Gasser continues: “Hussein used a combination of the folk song Shenandoah, with an Islamic chant. He also trusted our community enough to sing the [Islamic] call to prayer (Azan), in an intimate way, that kept us open to sacred silence as a response.” Another song explored was the Dona Nobis Pacem, musically intertwined with a chant that asks Allah to bless Mohammed (peace be upon him) and his household with peace.
The choir will share the musical results of this journey they were led on by Janmohamed. Other features include Leonard Cohen’s Sisters of Mercy, a set of Georgian folk songs and Peggy Seeger’s Ballad of Springhill.
Echo Women’s Choir presents “We Can’t Keep Quiet!” celebrating their 25 th anniversary, Sunday, April 30, 3pm at Church of the Holy Trinity.
Sacred Music Quick Picks for the Easter season
The Easter season is second only to Christmas in activity for the choral community. Many choirs are presenting concerts themed around Easter and many fall on Good Friday. The offerings are wide and fantastic.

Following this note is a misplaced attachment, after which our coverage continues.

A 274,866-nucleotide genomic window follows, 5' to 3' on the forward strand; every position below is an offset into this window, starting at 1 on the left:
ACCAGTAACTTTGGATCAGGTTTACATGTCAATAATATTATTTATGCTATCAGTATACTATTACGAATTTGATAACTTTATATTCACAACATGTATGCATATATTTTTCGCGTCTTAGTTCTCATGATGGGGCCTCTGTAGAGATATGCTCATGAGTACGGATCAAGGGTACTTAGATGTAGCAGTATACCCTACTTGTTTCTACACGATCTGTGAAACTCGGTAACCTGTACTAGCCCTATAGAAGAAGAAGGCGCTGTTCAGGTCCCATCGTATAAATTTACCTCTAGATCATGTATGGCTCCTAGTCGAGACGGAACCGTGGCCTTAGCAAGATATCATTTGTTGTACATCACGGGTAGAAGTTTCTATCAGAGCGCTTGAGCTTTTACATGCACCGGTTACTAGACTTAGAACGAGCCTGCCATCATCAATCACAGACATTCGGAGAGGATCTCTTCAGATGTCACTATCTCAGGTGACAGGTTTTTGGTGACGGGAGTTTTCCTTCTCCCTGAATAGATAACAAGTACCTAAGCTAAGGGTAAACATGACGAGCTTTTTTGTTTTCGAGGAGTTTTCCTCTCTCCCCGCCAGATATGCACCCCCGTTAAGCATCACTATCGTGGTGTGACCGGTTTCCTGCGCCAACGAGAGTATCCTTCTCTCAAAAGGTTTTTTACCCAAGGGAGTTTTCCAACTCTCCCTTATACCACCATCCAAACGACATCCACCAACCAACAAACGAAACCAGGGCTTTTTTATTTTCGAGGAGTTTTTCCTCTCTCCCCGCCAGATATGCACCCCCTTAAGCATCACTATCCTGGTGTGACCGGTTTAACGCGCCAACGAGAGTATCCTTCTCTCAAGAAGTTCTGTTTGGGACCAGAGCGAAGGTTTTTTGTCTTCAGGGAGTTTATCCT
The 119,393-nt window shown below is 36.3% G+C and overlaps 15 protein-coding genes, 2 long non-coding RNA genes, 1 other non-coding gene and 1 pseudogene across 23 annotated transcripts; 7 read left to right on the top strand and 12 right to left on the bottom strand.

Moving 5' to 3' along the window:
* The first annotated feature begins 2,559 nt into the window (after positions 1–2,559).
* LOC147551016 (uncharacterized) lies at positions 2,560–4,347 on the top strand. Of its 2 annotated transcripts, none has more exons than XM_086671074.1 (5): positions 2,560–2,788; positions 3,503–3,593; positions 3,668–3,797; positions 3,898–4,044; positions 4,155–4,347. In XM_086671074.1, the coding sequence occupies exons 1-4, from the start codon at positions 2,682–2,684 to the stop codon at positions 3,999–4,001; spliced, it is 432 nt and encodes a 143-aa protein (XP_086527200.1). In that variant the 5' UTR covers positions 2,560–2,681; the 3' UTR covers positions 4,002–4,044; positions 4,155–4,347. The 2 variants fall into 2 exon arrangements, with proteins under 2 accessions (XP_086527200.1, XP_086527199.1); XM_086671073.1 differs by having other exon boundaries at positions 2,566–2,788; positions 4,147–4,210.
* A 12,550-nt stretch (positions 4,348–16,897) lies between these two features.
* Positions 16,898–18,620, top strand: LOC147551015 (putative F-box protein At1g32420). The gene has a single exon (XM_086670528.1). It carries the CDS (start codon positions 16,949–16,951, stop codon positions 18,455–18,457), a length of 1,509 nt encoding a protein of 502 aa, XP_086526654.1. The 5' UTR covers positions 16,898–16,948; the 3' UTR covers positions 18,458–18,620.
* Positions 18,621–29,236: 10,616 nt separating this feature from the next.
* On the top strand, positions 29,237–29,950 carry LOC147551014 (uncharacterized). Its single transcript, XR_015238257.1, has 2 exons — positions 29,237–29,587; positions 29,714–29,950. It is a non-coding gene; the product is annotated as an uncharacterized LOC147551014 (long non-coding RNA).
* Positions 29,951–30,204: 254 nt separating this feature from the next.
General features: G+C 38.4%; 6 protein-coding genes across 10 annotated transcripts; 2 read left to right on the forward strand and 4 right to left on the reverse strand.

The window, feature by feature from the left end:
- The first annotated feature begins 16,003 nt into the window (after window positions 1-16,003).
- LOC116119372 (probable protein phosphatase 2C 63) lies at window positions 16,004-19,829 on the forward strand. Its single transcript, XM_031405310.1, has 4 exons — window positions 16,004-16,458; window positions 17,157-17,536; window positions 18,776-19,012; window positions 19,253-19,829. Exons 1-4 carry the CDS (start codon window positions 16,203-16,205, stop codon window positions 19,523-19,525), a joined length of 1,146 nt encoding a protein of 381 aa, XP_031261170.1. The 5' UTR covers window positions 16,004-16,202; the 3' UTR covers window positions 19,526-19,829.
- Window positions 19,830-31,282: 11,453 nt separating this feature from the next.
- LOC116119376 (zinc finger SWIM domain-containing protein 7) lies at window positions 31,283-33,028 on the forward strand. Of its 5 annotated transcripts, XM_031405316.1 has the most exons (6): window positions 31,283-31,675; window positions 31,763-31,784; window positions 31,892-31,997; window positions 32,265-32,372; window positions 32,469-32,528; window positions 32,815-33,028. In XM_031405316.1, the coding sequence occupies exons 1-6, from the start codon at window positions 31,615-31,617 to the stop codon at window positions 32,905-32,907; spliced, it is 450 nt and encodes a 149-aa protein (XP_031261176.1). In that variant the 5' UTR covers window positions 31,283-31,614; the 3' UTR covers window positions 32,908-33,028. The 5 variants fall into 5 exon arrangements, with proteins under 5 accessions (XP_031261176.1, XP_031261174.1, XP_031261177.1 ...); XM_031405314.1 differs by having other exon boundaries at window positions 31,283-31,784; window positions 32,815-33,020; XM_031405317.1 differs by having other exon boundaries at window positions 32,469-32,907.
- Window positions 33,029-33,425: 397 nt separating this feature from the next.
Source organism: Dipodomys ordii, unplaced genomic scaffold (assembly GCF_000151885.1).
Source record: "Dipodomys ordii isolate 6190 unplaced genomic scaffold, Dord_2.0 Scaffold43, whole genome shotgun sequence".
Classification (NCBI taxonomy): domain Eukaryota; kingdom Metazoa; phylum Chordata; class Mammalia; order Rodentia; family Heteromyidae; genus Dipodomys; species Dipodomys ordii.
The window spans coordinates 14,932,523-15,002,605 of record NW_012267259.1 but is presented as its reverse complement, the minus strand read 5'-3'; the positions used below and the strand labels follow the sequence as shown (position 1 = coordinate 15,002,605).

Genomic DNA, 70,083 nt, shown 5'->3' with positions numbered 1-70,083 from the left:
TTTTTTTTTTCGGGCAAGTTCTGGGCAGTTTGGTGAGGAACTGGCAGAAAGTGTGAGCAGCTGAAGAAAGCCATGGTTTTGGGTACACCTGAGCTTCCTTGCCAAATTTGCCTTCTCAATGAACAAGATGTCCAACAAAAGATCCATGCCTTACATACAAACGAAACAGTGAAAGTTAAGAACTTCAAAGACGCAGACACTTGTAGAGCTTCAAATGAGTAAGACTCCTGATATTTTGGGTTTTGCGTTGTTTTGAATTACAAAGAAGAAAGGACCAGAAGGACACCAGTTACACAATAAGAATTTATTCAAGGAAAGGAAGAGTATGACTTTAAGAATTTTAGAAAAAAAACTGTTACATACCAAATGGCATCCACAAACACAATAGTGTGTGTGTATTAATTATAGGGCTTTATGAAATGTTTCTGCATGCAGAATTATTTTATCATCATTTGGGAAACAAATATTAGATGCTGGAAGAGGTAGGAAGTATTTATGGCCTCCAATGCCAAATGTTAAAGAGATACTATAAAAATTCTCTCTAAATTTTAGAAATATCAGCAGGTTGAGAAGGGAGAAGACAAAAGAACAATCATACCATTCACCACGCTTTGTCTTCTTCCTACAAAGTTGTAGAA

Apr 12, 14: The Toronto Mendelssohn Choir presents “Sacred Music for a Sacred Space.” (I sing tenor in the choir.) Always a highlight of the TMC concert season, two performances are offered this year, a chance to catch some beautiful choral highlights including the transcendent Lux Aeterna based on Elgar’s Enigma Variations, the Allegri Miserere and some not-often performed gems from Healey Willan: How They So Softly Rest, written to commemorate the lives of servicemen lost from Willan’s congregation to World War II and his grand work An Apostrophe to the Heavenly Hosts.
Apr 13, 14, 15, 16: St Anne’s Anglican Church presents “Holy Week and Easter” featuring sections from Schütz’s Johannes-Passion; Handel’s Messiah, and Mozart’s Exsultate Jubilate.
Apr 14: The Toronto Beach Chorale presents “Mozart’s Requiem and More.” Featuring the eternally popular Mozart Requiem, the Chorale is including performed monologues from Peter Shaffer’s play, Amadeus. Salieri’s Te Deum is also on the evening’s program for the evening.
Apr 14: The Grand Philharmonic Choir presents Beethoven’s second most popular choral work, the Missa Solemnis, under the baton of Mark Vuorinen. This incredibly challenging work is a sure treat for choral lovers. Bach’s Mass in B Minor and the Missa Solemnis are hallmarks of the common mass. Pay special attention to the end of the Credo with its exceptionally difficult fugue in “Et vitam venturi saeculi.”